Memorial Champion and City Clerk Gene Glasco named Congressional Volunteer of the Year by Congresswoman Chu
By Galen Patterson
Two days before the nation recognized the fallen servicemen of America’s past, City Clerk Gene Glasco was in the park at the heart of Arcadia; paying yet another tribute to the fourteen Arcadian servicemen who became casualties in Vietnam.
Chairs were set up in expectance of a sizeable crowd and by the time the ceremony was underway, the chairs were full, and people were standing in the back and along the sides.
Members of the Chinatown post of the American Legion, a veteran’s organization and the chapter to which Glasco has belonged since the Arcadia chapter folded due to lack of funds and memberships, attended and took part in the ceremony.A veteran Chaplain prayed over the ceremony as a Peacock called in the distance and the sun soon set on the crowd. Free glow sticks had been distributed earlier in expectation of oncoming darkness. Speakers were given gifts and fiber optic glow wands. With flood lights on the nearby flags, the crowd sat in the last moments of sunlight until the glow sticks became visible, but their faces were not.
Among noteworthy attendees were interim Mayor Peter Amundson, along with Councilwoman April Verlato, California State Assembly members Ed Chau and Mike Eng, and Congresswoman Judy Chu.
Chu, Chau, and Amundson spoke at the ceremony. Congresswoman Chu recognized Glasco for his perseverance of the memorial, saying he took the structure “from a sketch on a paper towel to the 22,000 lbs. monument we see today.” Chu then named Glasco Congressional Volunteer of the Year.
After the speeches, Glasco took the podium and performed a solemn, nearly thousand-year-old ceremony often seen at military memorials: the ringing of the bell. Glasco called out the names of the fallen Arcadians and the dates they officially became a casualty. After each name, a nearby bell was rung. Glasco read the names of two men and mentioned they had been classmates before they were killed in their prime.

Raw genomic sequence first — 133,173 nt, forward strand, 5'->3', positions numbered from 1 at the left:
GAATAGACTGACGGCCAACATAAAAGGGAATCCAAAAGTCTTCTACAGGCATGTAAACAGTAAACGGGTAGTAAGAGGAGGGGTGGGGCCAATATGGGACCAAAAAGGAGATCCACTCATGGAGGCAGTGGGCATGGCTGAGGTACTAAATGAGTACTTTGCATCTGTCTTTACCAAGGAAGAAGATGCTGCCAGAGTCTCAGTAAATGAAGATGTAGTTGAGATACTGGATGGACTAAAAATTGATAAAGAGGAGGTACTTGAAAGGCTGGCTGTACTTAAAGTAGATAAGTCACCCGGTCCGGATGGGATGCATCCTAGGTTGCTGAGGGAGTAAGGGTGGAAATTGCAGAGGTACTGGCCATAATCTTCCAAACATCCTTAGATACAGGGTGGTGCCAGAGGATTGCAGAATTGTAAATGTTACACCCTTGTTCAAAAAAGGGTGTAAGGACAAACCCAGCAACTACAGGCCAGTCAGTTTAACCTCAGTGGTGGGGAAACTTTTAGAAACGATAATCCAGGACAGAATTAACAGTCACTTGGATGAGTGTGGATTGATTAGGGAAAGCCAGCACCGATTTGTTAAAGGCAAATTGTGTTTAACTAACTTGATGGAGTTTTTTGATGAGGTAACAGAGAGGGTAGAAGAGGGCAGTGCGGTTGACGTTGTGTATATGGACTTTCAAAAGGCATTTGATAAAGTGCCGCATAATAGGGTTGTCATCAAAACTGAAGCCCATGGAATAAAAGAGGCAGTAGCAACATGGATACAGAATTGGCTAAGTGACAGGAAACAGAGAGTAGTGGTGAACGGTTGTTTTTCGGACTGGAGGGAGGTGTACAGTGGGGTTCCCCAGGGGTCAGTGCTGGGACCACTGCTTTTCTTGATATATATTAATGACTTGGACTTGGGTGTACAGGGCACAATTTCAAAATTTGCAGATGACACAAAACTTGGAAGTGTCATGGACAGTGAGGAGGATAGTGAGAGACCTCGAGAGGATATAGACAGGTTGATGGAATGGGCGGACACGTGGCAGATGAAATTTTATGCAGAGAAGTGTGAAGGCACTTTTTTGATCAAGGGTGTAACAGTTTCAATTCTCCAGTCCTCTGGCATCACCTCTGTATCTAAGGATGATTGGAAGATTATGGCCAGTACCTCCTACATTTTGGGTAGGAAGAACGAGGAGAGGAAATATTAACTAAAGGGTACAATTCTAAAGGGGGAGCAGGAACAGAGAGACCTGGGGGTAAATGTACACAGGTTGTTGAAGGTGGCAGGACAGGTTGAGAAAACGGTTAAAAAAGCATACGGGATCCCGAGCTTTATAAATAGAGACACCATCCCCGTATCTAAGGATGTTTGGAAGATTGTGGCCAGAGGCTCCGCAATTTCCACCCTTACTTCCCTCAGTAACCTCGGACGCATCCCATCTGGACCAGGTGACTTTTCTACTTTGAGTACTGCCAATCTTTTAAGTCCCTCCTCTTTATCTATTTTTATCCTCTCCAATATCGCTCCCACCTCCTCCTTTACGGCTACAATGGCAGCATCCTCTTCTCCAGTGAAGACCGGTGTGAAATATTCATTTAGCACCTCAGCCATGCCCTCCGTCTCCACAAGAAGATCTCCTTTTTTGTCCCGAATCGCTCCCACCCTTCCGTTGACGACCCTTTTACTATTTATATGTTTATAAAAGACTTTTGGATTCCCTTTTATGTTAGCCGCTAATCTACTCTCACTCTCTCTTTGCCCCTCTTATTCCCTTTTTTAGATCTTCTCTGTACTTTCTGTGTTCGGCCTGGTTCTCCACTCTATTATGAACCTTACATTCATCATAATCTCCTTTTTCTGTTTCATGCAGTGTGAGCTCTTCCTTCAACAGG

Aside from the peacocks and passing cars, not a sound was heard during the bell ringing. Immediately afterward, Glasco assured everyone that the moment they had been waiting for had come.
Panels were removed, revealing the lights that had been so important to the memorial. The representative from Mammoth Electric of Anaheim flipped the switch and the monument was bathed in red, white, and blue lighting.
This moment was the culmination of a long and frustrating journey. “I’ve been living here the past week,” Glasco jokes. When the lights had initially been installed they did not work. It took crews working into the night for nearly a week before the lights were properly fixed The entire installation took two weeks. Since the installation was happening on County property, the county was also demanding updates, which Glasco had to answer to, adding pressure to an already stressful project.
“[The monument] represents peace and closure, not just for my brother, but all who died in the Vietnam War,” a family member of the fallen told Arcadia Weekly.
Now, the fully functional lights are controlled remotely, from Glasco’s phone. They will last decades, change to any color imaginable and rotate on a 10 degree axis. They will cast intense light on the monument, hopefully deterring park dwellers from desecrating the monument at night; they will be a reminder of the man whose crusade made both the lights and the monument possible, and most importantly, they will remind Arcadians of their 14 neighbors lost in a war long ago and far away.